Trang is also a street activist who is committed to peaceful protest. She has joined demonstrations outside police stations and at airports when fellow activists were detained, participated in nationalist protests about China’s violations of Vietnam’s sovereignty in the East Sea (South China Sea), and pro-environmental marches. She has been beaten and detained many times in the past five years.

Trang is the editor for the website Vietnam Right Now, which aims to distribute “objective, accurate, and timely information on the current social and political conditions in Vietnam today.” She is also a co-founder and an editor of the Vietnam Legal Initiative, a US-based NGO working to promote human rights, civil rights, and democracy in Vietnam.

Her writing and activism have addressed a broad human rights agenda, from the rights to freedom of expression, freedom of the press, freedom of assembly, freedom of association, and other rights, including the right to remain silent. As a journalist and blogger, she also focuses on the role of media in social and political life and remains especially concerned with freedom of information on the internet and freedom of the press.

In 2018, Trang was awarded the Homo Homini Award by the Czech-based human rights organization People In Need which considers her “one of the leading figures of the contemporary Vietnamese dissent. She uses plain words to fight the lack of freedom, corruption, and the despotism of the communist regime.”

Last year, the Paris-based Reporters Without Borders (RSF) presented her with Award For Work to Improve Journalistic Freedom. In March this year, the Liberal Publishing House under her leadership was honored with Prix Voltaire by the International Publishers’ Association.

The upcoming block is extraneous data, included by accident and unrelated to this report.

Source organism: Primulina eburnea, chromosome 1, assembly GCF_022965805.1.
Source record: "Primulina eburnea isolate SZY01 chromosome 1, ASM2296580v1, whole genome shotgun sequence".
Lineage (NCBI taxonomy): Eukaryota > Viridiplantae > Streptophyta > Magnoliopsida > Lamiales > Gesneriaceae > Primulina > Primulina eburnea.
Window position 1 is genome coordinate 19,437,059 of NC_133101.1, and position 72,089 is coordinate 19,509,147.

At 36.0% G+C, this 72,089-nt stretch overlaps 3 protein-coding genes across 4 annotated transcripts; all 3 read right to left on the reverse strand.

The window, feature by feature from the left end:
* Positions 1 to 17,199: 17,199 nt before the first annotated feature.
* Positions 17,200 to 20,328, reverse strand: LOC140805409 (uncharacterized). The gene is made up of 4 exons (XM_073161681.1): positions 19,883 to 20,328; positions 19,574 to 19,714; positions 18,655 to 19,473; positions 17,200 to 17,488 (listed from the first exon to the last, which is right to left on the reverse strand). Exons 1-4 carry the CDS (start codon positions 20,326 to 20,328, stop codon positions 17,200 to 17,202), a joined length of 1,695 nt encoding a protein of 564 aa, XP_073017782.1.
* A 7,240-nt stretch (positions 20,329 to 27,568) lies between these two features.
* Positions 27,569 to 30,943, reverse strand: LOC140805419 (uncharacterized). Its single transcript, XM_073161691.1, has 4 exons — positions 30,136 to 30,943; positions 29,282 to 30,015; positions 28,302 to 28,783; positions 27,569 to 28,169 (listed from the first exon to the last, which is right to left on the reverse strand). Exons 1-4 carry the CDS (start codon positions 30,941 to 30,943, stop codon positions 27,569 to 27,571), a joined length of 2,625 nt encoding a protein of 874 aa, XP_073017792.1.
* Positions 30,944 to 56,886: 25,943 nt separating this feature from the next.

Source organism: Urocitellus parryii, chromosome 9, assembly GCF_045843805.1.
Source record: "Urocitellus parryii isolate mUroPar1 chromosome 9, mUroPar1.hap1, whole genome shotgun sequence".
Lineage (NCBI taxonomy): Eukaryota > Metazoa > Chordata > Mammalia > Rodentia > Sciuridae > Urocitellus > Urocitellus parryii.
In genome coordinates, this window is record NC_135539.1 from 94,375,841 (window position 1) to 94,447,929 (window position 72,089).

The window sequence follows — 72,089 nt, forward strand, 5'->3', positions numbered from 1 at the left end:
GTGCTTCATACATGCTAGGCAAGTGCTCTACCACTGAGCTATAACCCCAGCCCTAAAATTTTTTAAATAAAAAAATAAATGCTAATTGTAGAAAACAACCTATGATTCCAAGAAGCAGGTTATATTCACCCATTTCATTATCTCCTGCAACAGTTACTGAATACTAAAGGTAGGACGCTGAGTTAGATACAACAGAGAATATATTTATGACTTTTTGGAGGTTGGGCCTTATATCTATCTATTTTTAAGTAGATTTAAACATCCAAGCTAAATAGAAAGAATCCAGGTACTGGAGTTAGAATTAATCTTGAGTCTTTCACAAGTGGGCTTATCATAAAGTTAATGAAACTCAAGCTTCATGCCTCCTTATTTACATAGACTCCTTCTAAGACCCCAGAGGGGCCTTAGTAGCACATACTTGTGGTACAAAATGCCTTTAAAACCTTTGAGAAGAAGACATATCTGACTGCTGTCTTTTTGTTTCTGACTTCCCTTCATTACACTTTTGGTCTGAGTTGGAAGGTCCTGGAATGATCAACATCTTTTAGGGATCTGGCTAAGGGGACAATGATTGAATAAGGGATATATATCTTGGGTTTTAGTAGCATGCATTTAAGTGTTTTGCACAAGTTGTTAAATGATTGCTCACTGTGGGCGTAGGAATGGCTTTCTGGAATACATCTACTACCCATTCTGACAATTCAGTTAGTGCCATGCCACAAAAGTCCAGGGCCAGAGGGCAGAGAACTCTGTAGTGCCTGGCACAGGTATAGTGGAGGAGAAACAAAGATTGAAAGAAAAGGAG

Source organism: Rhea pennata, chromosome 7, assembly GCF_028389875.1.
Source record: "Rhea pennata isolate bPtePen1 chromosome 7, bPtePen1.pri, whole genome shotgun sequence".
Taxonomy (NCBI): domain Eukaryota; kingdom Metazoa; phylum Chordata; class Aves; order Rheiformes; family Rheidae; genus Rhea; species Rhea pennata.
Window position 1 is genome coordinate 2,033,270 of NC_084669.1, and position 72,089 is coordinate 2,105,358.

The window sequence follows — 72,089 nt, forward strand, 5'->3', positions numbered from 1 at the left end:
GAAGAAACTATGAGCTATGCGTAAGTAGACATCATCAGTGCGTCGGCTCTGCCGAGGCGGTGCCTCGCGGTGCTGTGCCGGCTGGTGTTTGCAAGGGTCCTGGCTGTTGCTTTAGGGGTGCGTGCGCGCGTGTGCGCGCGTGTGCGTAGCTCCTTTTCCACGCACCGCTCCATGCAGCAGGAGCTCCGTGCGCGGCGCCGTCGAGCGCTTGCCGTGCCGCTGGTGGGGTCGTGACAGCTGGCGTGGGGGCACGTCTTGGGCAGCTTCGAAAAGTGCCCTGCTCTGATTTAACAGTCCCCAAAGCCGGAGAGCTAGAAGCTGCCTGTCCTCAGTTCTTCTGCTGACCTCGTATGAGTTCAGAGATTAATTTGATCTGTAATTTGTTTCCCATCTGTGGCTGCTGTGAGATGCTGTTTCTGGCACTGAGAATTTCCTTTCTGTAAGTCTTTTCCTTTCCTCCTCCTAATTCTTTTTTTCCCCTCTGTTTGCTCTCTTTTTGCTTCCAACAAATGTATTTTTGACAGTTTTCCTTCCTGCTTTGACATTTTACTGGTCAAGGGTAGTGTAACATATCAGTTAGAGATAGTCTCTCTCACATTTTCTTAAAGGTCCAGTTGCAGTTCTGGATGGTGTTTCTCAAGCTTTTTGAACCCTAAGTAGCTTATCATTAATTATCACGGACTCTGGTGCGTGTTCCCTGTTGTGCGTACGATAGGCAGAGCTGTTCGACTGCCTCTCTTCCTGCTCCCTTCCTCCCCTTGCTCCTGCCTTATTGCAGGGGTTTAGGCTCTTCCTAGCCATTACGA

Responding to her arrest, Phil Robertson, deputy chief of Southeast Asia Office of Human Rights Watch stated “Vietnam’s scorched earth response to political dissent is on display for all to see with the arrest of prominent blogger and author Pham Doan Trang. Despite suffering years of systemic government harassment, including severe physical attacks, she has remained faithful to her principles of peaceful advocacy for human rights and democracy. Her thoughtful approach to reforms, and demands for people’s real participation in their governance, are messages the Vietnam government should listen to and respect, not repress. Human Rights Watch strongly condemns Vietnam’s arrest of Pham Doan Trang. Every day she spends behind bars is a grave injustice that violates Vietnam’s international human rights commitments and brings dishonor to the government. Governments around the world and the UN must prioritize her case, speak out loudly and consistently on her behalf, and demand her immediate and unconditional release.”

The ruling Communist Party of Vietnam’s Central Committee is conducting the 13th Plenum in Hanoi on October 5-10 to prepare for the party 13th National Congress slated in early January. Months ahead of the congress which takes for every five years, Vietnam’s security forces have tightened social security and intensified crackdown on political dissidents, social activists, and human rights defenders.

So far this year, Vietnam has arrested 25 activists and 29 Dong Tam land petitioners, raising the number of prisoners of conscience to 258, according to the latest statistics of Defend the Defenders.